St Vincent’s vs St Jude’s – Preview
Notwithstanding the fact that the two statistically stand-out teams in Dublin over the last five years have been kept apart, from a tactically intriguing point of view, the semi-final draw is the one I had certainly hoped for.
Vincent’s and Ballymun have played four ties in the last five years. Jude’s played Croke’s last year. This Croke’s side has never played this Ballymun side in championship and the same goes for Jude’s and Vincent’s.
That, however, is the secondary reason for the intrigue of this particular tie between Vincent’s and Jude’s. The primary reason is that it pits the best “pick and poke” attack in Dublin, possibly in Ireland, against one of the two stand-out functional and efficient zonal defences in Dublin.
It’s the proverbial immovable object meeting an unstoppable force.
Of course, the other stand-out functional and efficient zonal defence in Dublin is Castleknock’s, so the same broader principles would have applied in last year’s final. The seemingly immovable object that was Castleknock’s defence, was moved. Vincent’s, as per usual, proved to be the unstoppable force.
Can Jude’s prove more formidable than Castleknock did? We have to start from the default position that Vincent’s are the proven outfit and come in as favourites.
Attack versus Defence
Let’s face it – Jude’s simply aren’t going to beat Vincent’s in a free flowing footballing shoot-out. If they can beat them, it will be all about frustrating the life out of them up-front and a combination of catching them on the counter-attack and scoring a bit more than a low score they’ll have to keep Vincent’s to. This combined with springing some sort of hugely successful set-play or tactical plan like they did against Croke’s last year.
In fact, the latter is highly unlikely. Vincents’ ability to re-mould and re-shape based on what they see in front of them in terms of kick-outs/set plays, in general, is second to none.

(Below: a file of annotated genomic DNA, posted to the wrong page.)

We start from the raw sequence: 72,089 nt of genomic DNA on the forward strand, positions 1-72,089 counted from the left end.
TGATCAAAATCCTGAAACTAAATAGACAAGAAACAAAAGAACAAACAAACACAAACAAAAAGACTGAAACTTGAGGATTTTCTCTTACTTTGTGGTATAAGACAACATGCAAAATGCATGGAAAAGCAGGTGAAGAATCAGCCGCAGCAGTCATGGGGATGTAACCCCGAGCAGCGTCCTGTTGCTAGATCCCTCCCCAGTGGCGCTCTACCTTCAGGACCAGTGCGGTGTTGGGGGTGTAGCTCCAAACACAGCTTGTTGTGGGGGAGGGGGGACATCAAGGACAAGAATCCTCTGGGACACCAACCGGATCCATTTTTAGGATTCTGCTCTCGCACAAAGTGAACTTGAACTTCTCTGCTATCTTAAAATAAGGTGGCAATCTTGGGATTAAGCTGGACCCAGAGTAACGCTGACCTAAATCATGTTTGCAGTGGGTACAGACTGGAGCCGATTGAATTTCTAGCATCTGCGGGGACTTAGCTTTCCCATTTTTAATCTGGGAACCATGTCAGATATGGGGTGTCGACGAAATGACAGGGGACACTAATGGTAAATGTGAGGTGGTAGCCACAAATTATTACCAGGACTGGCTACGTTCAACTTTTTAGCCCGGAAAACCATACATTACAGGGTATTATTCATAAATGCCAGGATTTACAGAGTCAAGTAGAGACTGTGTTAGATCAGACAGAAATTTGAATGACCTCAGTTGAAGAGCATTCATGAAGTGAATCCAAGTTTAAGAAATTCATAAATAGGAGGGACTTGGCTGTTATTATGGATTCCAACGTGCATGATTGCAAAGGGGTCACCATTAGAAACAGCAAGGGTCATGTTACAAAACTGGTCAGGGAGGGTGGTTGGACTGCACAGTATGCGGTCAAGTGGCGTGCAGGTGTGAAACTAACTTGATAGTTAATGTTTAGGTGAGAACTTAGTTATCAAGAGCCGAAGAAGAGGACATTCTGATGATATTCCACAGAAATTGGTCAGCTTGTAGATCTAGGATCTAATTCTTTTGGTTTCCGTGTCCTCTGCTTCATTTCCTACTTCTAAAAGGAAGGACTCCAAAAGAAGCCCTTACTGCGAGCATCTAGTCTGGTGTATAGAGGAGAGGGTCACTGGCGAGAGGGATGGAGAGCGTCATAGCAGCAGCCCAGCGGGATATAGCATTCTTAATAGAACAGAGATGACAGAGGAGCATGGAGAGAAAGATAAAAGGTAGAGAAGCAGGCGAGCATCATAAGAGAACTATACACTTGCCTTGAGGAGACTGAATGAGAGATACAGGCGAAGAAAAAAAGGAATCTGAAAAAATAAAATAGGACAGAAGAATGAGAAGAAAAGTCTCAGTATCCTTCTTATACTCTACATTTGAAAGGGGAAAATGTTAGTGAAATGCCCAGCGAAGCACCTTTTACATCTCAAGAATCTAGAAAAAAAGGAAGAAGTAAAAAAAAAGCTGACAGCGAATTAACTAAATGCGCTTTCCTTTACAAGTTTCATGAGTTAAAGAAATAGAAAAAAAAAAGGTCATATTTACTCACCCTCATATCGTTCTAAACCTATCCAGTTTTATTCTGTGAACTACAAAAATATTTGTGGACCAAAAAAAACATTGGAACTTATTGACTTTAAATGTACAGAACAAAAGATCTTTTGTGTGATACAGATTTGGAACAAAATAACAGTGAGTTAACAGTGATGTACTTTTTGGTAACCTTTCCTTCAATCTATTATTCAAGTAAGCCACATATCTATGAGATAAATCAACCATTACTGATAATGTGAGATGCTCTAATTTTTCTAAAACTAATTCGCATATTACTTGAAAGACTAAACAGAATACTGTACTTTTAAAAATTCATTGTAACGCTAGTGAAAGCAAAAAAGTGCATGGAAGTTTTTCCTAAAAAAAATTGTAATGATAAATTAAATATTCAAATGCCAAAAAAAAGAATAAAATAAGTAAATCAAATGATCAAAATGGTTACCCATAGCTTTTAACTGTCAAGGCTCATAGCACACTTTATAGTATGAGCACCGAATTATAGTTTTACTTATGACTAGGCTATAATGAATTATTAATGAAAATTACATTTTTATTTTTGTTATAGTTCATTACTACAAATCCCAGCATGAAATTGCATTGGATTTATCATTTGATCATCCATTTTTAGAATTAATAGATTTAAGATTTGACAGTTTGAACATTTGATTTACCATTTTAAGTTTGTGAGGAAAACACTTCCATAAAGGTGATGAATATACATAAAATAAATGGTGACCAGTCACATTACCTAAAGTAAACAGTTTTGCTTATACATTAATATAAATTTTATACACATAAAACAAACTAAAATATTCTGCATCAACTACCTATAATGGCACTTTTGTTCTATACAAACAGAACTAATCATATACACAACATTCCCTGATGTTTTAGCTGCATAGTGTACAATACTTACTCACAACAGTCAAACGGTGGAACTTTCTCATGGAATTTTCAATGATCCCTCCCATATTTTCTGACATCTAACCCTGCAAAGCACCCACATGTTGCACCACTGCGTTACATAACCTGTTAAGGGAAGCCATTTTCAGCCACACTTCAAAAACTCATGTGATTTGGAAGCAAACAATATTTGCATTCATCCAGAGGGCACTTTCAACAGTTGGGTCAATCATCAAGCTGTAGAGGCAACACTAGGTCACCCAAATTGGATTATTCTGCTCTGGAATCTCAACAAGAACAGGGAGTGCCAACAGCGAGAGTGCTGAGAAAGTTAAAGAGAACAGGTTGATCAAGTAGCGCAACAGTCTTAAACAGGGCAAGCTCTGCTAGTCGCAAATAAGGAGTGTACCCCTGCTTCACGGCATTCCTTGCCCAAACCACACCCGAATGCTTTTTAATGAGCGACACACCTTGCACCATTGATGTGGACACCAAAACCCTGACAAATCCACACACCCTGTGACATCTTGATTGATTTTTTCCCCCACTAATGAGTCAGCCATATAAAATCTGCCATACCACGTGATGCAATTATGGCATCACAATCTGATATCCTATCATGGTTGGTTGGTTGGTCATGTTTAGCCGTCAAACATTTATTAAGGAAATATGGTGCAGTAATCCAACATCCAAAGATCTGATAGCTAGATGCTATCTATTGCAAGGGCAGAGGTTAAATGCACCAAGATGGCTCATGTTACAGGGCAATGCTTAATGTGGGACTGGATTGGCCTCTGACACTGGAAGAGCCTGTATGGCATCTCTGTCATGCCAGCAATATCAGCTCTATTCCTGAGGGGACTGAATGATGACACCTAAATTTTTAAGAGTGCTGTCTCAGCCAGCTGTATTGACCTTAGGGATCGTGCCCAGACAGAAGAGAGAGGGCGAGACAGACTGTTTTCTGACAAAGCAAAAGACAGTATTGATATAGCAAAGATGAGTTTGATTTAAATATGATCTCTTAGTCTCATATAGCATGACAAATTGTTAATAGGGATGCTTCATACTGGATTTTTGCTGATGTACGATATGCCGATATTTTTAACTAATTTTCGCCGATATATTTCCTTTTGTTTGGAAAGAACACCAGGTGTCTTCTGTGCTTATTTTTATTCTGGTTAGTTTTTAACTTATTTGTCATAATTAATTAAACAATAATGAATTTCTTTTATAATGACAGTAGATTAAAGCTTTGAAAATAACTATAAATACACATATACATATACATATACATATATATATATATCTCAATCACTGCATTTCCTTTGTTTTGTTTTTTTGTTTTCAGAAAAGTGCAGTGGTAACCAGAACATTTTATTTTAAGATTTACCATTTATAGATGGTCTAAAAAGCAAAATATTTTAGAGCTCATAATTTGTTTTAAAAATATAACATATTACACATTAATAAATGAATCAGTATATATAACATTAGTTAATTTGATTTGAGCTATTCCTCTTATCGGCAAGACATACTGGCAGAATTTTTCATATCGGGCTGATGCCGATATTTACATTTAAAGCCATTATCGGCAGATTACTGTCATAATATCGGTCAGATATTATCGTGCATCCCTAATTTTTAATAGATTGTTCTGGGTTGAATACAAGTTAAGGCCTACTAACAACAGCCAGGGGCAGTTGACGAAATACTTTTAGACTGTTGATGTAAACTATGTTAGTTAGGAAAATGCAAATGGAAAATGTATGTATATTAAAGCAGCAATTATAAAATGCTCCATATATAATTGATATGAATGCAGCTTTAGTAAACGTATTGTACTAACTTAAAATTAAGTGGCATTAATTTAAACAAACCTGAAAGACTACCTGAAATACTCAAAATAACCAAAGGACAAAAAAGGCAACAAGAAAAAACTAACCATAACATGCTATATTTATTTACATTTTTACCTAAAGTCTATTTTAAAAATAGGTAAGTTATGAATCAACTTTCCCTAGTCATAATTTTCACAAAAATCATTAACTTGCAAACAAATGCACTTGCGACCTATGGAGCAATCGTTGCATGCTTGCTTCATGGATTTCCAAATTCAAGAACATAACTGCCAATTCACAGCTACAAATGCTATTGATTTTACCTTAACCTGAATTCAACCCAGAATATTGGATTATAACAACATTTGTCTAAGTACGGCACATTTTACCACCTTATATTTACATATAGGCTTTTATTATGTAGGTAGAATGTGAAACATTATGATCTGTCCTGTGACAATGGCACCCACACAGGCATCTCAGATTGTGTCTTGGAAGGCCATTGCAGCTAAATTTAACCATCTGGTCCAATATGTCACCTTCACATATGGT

Na Fianna had clearly put huge work into a kick-out set play in the second round that worked off the same foundation as Judes’ against Croke’s last year.
Theoretically, it was a solid plan. Against another side there’s every chance it would have worked a treat, more than the once it did. Their middle third pulled towards their half back line and they sent the kick-out over the top and scored a perfectly easy point into a man-on-man defence, similar to how Jude’s scored a whopping eight against Croke’s last year.
Vincent’s, however, worked things out quickly, re-shaped, dropped one out of the full forward line back into space and split two on three in Na Fianna’s full back line, patched it up, and all of a sudden Na Fianna’s plan fell flat on its face.
And soon, instead of Na Fiannaa creating attacks off the set-play kick-out, they started conceding points straight off it.
To put that into perspective, the same Galway football plan opened up Kerry for three goal/half goal chances in this year’s All-Ireland quarter-final.
So let’s work on the basis that any kick-out or other set-play that Jude’s will manufacture, is likely to have a limited shelf-life, against this most collectively intelligent of oppositions. Alas, it’s option A or B – frustrate the life out of Vincent’s attacks with mechanical-like defensive efficiency and catch them on the counter-attack, and score a bit more than the low score they’ll hope to keep Vincent’s to.
If any side in Dublin can frustrate them in such manner, it’s Jude’s.
The reality is that Jude’s have sauntered into the semis this year. Four of the statistically top seven in Dublin ended up in the same quadrant of the draw – Croke’s, Castleknock, Plunkett’s and Ballyboden. The other three, excluding Croke’s, got there without over-coming a top seven challenge.
To that end, we can still, really, only judge Jude’s based on last year’s championship performances in order to gauge where they’re at. All we can really glean from their opening three rounds this year is that their defence has been rock solid again. They’ve conceded less than 7.5 points per game, the best defensive record in the championship.
They conceded just 1-8 to Croke’s last year, and even when they lost to Castlenock in the semis, the problem was scoring, not defending. They lost 0-11 to 1-4! They’ll still feel, somewhat justifiably, that two or three of their conceded frees that night were very soft refereeing calls! Albeit, their defence hasn’t faced Ballymun or Vincent’s, they’ve shown a capacity/potential to keep top sides to less than ten scores.